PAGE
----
Compaq Agrees To Buy Digital $9.6 Billion Deal Creates New Computer Powerhouse

Compaq Computer Corp. has agreed to buy Digital Equipment Corp. for $9.6 billion in a deal that creates a new computer powerhouse, from selling consumer PCs to net-worked business machines.

Compaq already is the world’s biggest maker of PCs but wants to be among the three largest computer manufacturers overall by the turn of the century by expanding into powerful business machines.

Digital is a major maker of the big computers that run networks of smaller machines. But after pioneering the computer network as an alternative to the mainframe, Digital missed the explosion in demand for desktop computers this past decade and has slipped badly in recent years.

Compaq said it planned to pay $4.8 billion in cash and issue 150 million shares of common stock in the deal announced Monday.

By selling a full range of business computers, Compaq will be able to strengthen its presence in the lucrative market of helping businesses set up, run and service their computer networks. Digital has a staff of 23,000 and revenue of $6 billion in the services business.

“Now we are rounding out the entire spectrum in corporate enterprise computing,” Compaq chief executive Eckhard Pfeiffer said in a telephone interview Monday.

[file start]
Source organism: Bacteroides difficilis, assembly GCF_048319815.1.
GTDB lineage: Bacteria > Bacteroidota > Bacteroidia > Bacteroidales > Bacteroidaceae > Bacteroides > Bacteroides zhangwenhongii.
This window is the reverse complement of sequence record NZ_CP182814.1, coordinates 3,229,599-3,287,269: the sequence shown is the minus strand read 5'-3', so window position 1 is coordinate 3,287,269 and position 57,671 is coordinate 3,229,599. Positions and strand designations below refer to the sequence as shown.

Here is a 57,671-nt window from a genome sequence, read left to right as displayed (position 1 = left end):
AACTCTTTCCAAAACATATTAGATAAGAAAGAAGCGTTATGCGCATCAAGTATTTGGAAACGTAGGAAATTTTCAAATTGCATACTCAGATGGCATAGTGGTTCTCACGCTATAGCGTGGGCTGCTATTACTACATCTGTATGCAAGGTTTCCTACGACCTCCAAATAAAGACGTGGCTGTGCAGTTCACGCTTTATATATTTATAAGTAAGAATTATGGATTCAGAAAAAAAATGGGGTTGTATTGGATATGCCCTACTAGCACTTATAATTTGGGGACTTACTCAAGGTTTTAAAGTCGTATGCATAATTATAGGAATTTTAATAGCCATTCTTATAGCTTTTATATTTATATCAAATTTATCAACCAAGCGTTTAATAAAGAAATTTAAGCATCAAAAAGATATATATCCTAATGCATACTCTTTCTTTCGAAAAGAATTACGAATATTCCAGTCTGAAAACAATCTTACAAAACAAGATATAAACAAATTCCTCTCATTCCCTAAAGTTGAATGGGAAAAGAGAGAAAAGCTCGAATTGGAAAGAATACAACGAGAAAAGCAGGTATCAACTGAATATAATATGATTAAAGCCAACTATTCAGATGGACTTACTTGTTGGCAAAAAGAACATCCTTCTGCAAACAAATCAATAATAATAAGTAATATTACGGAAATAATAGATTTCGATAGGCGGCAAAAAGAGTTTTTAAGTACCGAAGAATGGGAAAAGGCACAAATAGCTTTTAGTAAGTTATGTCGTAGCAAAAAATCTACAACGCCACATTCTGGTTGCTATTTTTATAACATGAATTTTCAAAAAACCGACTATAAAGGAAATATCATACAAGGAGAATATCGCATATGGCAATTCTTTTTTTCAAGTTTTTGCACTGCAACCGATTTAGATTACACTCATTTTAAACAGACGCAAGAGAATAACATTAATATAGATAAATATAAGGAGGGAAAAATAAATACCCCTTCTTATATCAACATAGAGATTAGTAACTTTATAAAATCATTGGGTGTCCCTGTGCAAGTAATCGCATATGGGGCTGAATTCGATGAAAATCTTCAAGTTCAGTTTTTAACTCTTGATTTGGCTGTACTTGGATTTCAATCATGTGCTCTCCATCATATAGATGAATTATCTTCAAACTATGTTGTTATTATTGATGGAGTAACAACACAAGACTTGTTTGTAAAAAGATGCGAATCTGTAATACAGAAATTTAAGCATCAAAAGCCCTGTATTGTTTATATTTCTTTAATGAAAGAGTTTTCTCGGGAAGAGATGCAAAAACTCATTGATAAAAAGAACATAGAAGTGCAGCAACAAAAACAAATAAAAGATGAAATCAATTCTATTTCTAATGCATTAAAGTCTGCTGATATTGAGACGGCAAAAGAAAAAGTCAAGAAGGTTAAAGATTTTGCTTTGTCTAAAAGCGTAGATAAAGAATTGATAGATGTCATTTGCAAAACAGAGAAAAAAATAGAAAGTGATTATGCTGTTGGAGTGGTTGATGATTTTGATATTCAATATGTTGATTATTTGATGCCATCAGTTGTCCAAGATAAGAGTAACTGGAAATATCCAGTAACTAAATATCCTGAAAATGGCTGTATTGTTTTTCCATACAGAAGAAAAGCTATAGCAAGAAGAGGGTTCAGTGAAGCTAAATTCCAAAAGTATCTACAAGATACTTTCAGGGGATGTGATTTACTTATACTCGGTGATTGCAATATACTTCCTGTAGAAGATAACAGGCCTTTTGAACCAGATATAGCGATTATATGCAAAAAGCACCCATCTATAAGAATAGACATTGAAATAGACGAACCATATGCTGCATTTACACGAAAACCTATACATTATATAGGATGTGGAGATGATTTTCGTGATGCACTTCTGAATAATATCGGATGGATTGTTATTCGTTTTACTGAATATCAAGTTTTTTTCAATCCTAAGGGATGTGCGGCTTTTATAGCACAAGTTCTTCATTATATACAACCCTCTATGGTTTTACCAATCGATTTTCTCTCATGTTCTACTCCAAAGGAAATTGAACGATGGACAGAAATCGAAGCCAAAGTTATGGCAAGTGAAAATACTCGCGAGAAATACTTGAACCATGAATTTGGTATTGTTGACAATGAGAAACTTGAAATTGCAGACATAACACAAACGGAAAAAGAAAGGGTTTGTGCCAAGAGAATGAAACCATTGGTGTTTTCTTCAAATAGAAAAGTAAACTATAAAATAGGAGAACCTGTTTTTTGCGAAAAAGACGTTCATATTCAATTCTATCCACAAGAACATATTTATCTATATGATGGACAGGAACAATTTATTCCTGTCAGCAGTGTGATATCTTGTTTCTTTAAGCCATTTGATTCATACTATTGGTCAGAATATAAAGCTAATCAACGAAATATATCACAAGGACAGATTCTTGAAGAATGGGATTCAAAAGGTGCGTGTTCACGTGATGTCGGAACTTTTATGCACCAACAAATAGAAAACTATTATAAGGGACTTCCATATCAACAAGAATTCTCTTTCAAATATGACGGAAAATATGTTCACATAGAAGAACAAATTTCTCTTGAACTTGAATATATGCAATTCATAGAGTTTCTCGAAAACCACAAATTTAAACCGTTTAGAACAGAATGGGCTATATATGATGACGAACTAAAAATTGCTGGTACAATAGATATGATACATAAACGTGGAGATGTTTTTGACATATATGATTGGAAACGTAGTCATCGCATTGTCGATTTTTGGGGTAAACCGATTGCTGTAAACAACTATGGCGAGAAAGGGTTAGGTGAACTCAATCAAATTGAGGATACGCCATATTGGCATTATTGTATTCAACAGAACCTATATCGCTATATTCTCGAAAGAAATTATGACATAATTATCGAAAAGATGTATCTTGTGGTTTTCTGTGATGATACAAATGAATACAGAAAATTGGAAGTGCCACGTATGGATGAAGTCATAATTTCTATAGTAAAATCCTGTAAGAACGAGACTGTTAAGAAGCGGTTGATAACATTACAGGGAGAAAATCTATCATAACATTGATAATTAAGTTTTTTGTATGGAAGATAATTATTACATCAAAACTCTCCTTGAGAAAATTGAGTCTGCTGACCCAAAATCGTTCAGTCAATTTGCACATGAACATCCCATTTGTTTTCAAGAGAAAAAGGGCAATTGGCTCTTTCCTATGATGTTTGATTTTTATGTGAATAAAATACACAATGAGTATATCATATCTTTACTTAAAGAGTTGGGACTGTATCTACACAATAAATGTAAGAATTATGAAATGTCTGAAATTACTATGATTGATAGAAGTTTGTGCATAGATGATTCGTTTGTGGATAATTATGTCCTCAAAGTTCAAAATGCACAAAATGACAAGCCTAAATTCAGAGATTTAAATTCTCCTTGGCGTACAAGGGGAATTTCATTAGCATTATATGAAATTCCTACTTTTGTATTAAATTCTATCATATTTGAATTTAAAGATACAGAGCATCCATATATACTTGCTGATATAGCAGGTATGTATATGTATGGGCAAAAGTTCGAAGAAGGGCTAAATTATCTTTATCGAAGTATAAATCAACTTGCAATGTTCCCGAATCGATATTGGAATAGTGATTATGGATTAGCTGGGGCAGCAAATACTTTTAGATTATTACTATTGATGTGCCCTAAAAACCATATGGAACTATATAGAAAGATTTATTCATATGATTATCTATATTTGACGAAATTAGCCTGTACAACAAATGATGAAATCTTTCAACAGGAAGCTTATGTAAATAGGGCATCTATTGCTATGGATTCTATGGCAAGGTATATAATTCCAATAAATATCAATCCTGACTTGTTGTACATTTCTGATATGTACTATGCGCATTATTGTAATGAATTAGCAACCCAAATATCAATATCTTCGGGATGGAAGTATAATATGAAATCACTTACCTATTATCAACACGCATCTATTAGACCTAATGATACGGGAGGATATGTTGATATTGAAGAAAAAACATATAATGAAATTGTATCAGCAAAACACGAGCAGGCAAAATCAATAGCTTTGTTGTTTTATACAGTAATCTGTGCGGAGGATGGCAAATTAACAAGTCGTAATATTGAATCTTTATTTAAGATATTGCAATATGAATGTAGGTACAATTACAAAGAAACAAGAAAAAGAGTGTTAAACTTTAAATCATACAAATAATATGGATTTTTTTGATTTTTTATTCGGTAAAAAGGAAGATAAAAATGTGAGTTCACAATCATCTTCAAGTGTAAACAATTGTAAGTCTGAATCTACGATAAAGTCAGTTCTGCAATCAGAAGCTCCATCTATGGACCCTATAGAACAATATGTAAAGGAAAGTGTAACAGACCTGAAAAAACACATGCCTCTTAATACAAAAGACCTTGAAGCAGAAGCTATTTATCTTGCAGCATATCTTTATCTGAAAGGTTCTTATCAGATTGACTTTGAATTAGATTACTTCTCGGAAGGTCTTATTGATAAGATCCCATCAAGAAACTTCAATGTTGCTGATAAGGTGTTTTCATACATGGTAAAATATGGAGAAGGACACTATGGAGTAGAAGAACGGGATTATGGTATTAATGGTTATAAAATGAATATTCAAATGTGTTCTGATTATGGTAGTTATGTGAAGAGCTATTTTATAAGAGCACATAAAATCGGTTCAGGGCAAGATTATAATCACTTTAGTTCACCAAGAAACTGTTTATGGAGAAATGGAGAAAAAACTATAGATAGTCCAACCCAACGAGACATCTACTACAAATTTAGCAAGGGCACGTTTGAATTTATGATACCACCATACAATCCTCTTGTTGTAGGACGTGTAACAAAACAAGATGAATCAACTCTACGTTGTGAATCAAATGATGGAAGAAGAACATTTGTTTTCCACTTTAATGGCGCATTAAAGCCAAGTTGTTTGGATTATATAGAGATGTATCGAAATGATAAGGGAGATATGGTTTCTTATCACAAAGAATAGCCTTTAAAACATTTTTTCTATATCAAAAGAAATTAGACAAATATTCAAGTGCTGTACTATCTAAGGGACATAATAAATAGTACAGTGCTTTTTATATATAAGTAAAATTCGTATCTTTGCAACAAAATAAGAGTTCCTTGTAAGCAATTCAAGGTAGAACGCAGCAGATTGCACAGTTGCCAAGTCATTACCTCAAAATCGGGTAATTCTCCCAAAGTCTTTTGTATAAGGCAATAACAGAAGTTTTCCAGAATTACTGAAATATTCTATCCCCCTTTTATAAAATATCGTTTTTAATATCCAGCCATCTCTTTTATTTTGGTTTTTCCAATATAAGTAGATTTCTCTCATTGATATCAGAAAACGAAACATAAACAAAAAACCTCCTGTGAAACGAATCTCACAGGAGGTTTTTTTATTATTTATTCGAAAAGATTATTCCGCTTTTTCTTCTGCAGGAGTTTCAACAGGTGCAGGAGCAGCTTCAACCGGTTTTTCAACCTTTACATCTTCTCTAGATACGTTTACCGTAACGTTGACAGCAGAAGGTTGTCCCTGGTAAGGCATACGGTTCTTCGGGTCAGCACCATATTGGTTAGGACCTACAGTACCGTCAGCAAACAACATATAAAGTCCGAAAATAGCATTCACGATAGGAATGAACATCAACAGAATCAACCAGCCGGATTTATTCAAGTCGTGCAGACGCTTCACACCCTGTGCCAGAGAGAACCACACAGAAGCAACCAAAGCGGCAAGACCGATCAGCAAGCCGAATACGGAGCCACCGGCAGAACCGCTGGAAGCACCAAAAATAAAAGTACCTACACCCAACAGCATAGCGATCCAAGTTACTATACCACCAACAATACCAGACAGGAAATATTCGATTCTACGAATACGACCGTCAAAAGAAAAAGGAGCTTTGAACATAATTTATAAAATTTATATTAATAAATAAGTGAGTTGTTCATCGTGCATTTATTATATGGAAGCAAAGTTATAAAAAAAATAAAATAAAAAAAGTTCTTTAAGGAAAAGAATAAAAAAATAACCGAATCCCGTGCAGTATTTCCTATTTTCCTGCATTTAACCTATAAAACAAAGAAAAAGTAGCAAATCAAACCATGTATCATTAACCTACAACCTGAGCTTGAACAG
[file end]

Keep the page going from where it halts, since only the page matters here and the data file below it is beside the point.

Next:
Pfeiffer said the companies would disclose details of cost savings or layoffs when the deal is completed in three to four months. Digital will retain its name. Robert Palmer, Digital’s chairman and chief executive officer, will remain at the combined company, Pfeiffer said.

The Digital sale marks the final dismantling of a formerly dominant player in business computing. Once the world’s third-largest computer maker, Digital has lost billions of dollars and shed half its work force since its heyday in the late-1980s.

Digital last fall sold its network-equipment unit, which supplies technology for routing information between computers, for $430 million to Cabletron Systems Inc. Digital also sold its Alpha microchip manufacturing operations to Intel Corp. for $1.5 billion in an agreement that also settled Digital’s copyright infringement suit against Intel.

Based in Houston, Compaq ranks fifth in the overall computer industry today with sales of $24.6 billion last year. Maynard. Mass.-based Digital had $13.1 billion in revenues last year.

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